April 22, 2014 in Sports

CCS record-setter, Gonzaga commit Jessica Mildes remains homeward bound

Sasquatch benefit from homebody Mildes
By The Spokesman-Review
 
Dan Pelle photo

CC Spokane record-setting distance runner Jessica Mildes heads back to the starting line after a quick warmup before practice.
(Full-size photo)

Jessica Mildes now owns a national record, and to do it she had to scrap and hang tough in a race with some of the nation’s best collegiate distance runners from big-time schools a long way from her home in Chattaroy and the Community Colleges of Spokane.

But you know what’s way impressive?

“At cross country camp, we do an eating contest – kind of a ‘Fear Factor’ thing,” reported her coach, Sean McLachlan, “and she took down a tube of wasabi in like six seconds.

“She’s competitive. She doesn’t like to lose and she likes a challenge.”

And on her own terms.

Her latest challenge took her to the Mt. SAC Relays in Walnut, Calif., where the sophomore ran the fastest women’s 10,000 meters in junior college history – surviving a case of adrenalized anxiety that threatened to short-circuit her chances before the race was half over.

“She freaked out a little and got stuck with the top four for a while,” McLachlan said. “She ran 10:47 for the first two miles. In high school, she was 30 seconds from being able to run 10:47 even once.”

Never mind back-to-back-to-back.

Predictably in a 25-lap slog, the adrenaline ran out. Mildes struggled to find her level, eventually hooking up with a competitor to share the work and keep their splits steady.

“Then I got to the last lap and Sean said I needed to run it in 86 (seconds),” she recalled, “and I thought, ‘Oh, I can do that.’ That was a really cool moment for me – like giving me one more chance.”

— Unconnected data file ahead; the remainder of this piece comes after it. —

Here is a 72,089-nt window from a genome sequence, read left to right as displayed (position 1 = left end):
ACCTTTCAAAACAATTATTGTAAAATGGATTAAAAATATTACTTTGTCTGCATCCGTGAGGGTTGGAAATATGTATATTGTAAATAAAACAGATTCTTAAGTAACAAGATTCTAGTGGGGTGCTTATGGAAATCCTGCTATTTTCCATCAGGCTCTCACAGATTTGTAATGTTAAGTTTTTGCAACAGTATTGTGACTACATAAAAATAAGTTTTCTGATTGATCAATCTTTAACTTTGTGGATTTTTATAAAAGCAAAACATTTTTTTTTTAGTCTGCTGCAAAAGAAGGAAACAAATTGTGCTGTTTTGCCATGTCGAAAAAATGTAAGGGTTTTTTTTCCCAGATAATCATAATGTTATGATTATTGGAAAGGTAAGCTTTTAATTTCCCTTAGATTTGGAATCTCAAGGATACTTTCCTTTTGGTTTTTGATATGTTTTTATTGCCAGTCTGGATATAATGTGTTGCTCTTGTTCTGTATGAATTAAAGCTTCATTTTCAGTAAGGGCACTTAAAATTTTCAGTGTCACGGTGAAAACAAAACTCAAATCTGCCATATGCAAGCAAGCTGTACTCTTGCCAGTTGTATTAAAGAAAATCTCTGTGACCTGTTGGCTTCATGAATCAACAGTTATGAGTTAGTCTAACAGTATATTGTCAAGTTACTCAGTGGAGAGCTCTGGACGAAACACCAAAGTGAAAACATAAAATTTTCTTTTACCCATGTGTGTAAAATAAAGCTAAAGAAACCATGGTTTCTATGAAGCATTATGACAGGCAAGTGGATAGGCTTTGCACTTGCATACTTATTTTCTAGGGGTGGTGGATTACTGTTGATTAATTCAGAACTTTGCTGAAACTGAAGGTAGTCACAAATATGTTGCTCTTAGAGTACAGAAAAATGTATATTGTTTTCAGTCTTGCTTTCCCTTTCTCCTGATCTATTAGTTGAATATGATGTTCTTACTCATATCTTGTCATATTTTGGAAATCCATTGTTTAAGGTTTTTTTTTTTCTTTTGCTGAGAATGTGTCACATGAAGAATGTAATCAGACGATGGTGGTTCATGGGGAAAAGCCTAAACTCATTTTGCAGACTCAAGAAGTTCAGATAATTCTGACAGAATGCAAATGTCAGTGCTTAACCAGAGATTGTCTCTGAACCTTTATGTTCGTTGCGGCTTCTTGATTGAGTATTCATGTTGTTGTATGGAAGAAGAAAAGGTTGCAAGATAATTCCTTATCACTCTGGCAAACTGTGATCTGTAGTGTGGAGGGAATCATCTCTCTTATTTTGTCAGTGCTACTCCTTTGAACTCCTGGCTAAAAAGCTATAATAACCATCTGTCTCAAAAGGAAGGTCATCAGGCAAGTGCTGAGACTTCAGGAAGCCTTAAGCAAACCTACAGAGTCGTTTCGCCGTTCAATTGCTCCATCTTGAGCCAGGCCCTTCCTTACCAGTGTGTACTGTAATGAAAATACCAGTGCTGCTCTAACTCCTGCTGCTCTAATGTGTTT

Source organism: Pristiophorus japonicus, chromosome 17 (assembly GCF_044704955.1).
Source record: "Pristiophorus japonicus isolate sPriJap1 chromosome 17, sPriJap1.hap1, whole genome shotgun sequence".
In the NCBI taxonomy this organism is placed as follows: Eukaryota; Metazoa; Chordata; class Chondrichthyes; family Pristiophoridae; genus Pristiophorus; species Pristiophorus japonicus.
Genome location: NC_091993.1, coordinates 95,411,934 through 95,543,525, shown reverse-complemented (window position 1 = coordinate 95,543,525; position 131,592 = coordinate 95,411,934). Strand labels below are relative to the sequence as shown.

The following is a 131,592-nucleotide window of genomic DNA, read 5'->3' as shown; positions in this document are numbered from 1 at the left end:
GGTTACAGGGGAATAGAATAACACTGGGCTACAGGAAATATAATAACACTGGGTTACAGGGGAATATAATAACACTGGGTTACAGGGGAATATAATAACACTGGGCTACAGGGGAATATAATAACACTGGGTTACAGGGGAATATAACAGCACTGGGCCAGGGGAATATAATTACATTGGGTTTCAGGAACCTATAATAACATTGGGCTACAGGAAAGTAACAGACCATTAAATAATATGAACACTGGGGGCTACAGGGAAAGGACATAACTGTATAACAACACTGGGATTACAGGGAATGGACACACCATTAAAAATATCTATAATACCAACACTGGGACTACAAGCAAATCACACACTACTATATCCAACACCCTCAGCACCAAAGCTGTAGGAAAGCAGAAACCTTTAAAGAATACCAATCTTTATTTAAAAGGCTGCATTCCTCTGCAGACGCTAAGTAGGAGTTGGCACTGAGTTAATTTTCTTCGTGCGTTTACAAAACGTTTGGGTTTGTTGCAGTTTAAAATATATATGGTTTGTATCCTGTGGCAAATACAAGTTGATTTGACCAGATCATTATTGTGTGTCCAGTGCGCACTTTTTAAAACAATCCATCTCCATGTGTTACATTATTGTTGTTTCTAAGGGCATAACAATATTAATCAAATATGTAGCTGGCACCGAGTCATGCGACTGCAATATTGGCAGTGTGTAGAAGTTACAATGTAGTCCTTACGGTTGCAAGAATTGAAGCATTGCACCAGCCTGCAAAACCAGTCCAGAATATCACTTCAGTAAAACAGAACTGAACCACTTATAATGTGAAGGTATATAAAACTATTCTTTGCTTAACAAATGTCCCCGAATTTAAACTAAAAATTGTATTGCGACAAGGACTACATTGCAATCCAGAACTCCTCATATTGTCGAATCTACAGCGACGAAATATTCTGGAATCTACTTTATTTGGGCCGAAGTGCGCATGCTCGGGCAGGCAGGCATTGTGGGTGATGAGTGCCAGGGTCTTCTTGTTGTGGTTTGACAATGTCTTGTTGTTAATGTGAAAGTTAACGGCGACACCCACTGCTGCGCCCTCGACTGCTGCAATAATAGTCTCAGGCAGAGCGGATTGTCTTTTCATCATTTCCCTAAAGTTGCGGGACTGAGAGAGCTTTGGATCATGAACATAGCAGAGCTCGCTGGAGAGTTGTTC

She crossed the finish line in 34 minutes, 29.36 seconds, knocking more than four seconds off the national JC record set in 2010 by Rose Tanui of Central Arizona. Ahead of her, Arizona’s Elvin Kibet and William and Mary’s Emily Stites ran the second and third-fastest NCAA Division I times of the spring; a few steps behind her, Tara Richardson of Western State ran the swiftest 10K in the Division II ranks.

It’s not completely new territory for a Sasquatch runner. Sixteen years almost to the day on the same track, Erika Colin set a JC record of 35:20.88 – the school record until Mildes broke it.

Earlier this spring, she also took down one of the two oldest records in CCS and NWAACC history, Joanne Lahti’s 5K mark dating back to 1980. She’s barely a second off Lahti’s 1,500 record, too.

All of this from a runner McLachlan said he “had no reason to think would be within our reach.”

When in fact that’s exactly why the Sasquatch got her.

Mildes did her high school running at Riverside, where she was a regular scorer at state meets for the Rams, though she couldn’t crack the 1A dominance of west sider Maddie Meyers. Still, her times were enough to elicit Division I interest from near (Eastern Washington) and far.

But even with an attractive athletic and academic aid package – Mildes is a 4.0 student – even near was too far.

“I’m just really tight with my family and wanted to live at home,” said Mildes, who was home schooled. “My sister (Rebecca) is one of my best friends, and I wanted to be able to see them on a daily basis, and I wouldn’t have been able to moving to Cheney.

“I’m a homebody, that’s for sure.”

Even after Mildes reached out to CCS, McLachlan still had his doubts. She didn’t commit until June, and he remembers her “talking to her mom the whole time” in their face-to-face visit.

“We’ve drawn her out slowly,” he said, “but that’s just her personality.”

Maybe she just saves her breaking away for the track. Mildes won the NWAACC cross country title by 40 seconds her freshman year, burying the field with a full sprint a mile-and-a-half into the race. But then she turned up with a stress fracture moving into the winter – she’d run her last season of high school track with one, too – so McLachlan moved a significant amount of her training to the swimming pool and stationary bike. The results were so good that cross training has remained in the recipe.

“She has the ability to just push herself constantly in everything she does and she’d probably run herself into the ground,” he said. “But it’s also added another dimension. The biking has changed her stride – she’s much more powerful.”

And maybe ready to stretch out a little. Next year she’ll run at Gonzaga University, where her swift 10K is already 15 seconds under the school record. Yes, it’s a couple miles closer than the Falls, but she’s moving into town nearer to campus.

Of course, it doesn’t hurt that her sister is coming to run for CCS next year. You can be a homebody in more places than one.


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